The purpose of the present study is to evaluate in patients from a large prospective trial whether the PAM50 ROR score is associated with late distant recurrence of patients with hormone receptor–positive breast cancer and therefore may be helpful in choosing the appropriate candidates for extended therapy after 5 years of initial endocrine treatment.

Patients

All patients included in this study had participated in the Austrian Breast and Colorectal cancer Study Group Trial 8 (ABCSG-8). The study design, inclusion criteria, and the main results of ABCSG-8 have been reported elsewhere (20, 21). Between 1996 and 2004, 3,901 postmenopausal women with hormone receptor–positive early-stage breast cancer were randomized to receive either 5 years of adjuvant tamoxifen or tamoxifen for 2 years followed by anastrozole for 3 years. Patients included in ABCSG-8 did not receive neoadjuvant or adjuvant chemotherapy, nor did any patient receive trastuzumab. The sequence strategy of 2 years of tamoxifen followed by 3 years of anastrozole led to moderate outcome benefits (20, 21).

The present study cohort consists of formalin-fixed paraffin-embedded (FFPE) breast tumor tissue samples retrospectively collected and archived in the ABCSG tumor bank. All tumor specimens were obtained at the time of surgery before adjuvant therapy. Paraffin blocks were stored at room temperature and were identifiable only by an identification number assigned to each patient at randomization. Approval was obtained from the respective Ethics Committee and an informed consent form was signed by all participating patients. A detailed description of the reconsent process including a CONSORT flow diagram is reported elsewhere (15).

PAM50 assay description and ROR score calculation

PAM50 gene analyses were performed on the NanoString nCounter device using the RNA extracted from pathologist-reviewed, macrodissected FFPE sections (22, 23). Methods followed prespecified and audited standard operating procedures within a Clinical Laboratory Improvement Amendments (CLIA)-certified laboratory. Full details on conversion of gene expression measurements into breast cancer intrinsic molecular subtypes and ROR scores for each case are shown elsewhere (15). Briefly, the ROR score was calculated using the test variables that include Pearson correlations with prototypical gene expression profiles for the four intrinsic subtypes (based on a 46-gene subset of the 50 genes), a proliferation score (mean expression of an 18-gene subset of the 50 genes), and pathologic tumor size (coded as 0 if ≤2 cm or 1 if >2 cm).

The test variables are multiplied by predefined weights, obtained originally from a Cox Proportional Hazards model during algorithm training on an independent patient cohort, summed, and then scaled to produce the ROR score that ranges from 0 to 100 according to the formula:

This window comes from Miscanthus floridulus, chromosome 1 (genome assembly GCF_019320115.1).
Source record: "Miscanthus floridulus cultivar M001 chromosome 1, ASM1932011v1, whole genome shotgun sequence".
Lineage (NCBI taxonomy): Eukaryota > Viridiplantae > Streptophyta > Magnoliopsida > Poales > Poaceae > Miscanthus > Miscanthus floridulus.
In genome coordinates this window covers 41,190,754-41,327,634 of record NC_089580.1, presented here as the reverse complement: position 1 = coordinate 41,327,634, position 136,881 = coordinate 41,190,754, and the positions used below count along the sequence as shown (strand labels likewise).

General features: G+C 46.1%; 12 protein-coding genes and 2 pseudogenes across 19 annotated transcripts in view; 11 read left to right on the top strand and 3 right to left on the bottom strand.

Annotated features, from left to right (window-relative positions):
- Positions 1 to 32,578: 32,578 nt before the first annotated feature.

formula

where A = basal-like Pearson correlation, B = Her2-enriched Pearson correlation, C = luminal A Pearson correlation, D = luminal B Pearson correlation, E = proliferation score, and F = tumor size.

The ROR score was then categorized as low, intermediate, or high risk using prespecified ROR cutoffs as shown in Supplementary Table S1, incorporating information on the number of positive lymph nodes. These prespecified ROR score cutoffs were based on the transATAC data (14) with the intent of generating risk groups with 10-year probability of distant recurrence of <10%, 10–20%, and >20%. Researchers generating the ROR scores and intrinsic molecular subtypes were blinded to both the test results and the clinical data.

Statistical analysis

All analyses were fully prespecified in a written plan and performed by statisticians working independently from those generating the gene expression and molecular subtype data. The primary endpoint was distant recurrence-free survival (DRFS), defined as the interval from randomization until distant recurrence or death due to breast cancer. Contralateral breast cancer, secondary malignancy and death due to causes other than breast cancer were treated as censoring events. Death due to breast cancer in which a recurrence had not been recorded was considered an event at the date of death.

A clinical linear predictor score was derived from the present data set as previously described (15). The clinical linear predictor is a linear combination of the standard clinical prognostic factors: age (≥65 vs. <65 years), grade (G2/GX vs. G1; G3 was an exclusion criterion in the original trial), tumor stage (T2/T3 vs. T1), lymph-node status (N1 vs. N0 and N2 vs. N0), and treatment (tamoxifen/anastrozole vs. tamoxifen only) according to CLP = Σbjzj, where zj is the jth prognostic variable and bj is the corresponding coefficient obtained by fitting the formula:

formula

where λ(t) and λ0(t) are the hazards and the baseline hazards, respectively.

Cox proportional hazards regression models were used to assess the effects of individual prognostic factors such as the clinical linear predictor, PAM50 ROR score, ROR score-derived risk groups, and intrinsic molecular subtypes; HRs with 95% confidence intervals (CI) were estimated. The log-likelihood test was used to test the hypotheses that the PAM50 ROR score, the ROR-based risk groups, and the intrinsic molecular subtype (including only Luminal A and Luminal B) added prognostic information beyond the clinical linear predictor score alone. Probabilities of 15-year DRFS with 95% CIs were estimated using the Kaplan–Meier method.

The analyses were performed on the basis of all the patients included in the trial and repeated for the node-negative and node-positive subgroups. A two-sided α of 0.05 was used for all tests. All analyses were performed by two independent statisticians in parallel using SAS version 9.3 and R version 2.15.2.

With a median follow-up time of 11 years, we observed 172 DRFS events (distant recurrence or death from breast cancer) in 1,478 patients. Seventeen of these were censored at the time of occurrence of a secondary malignancy before a DRFS event, resulting in 155 first DRFS events. Eighty-seven DRFS events occurred within the first 5 years (early DRFS events) and 68 DRFS events beyond 5 years (late DRFS events) after initial diagnosis and treatment (of which 50 events occurred between 5 and 10 years after diagnosis).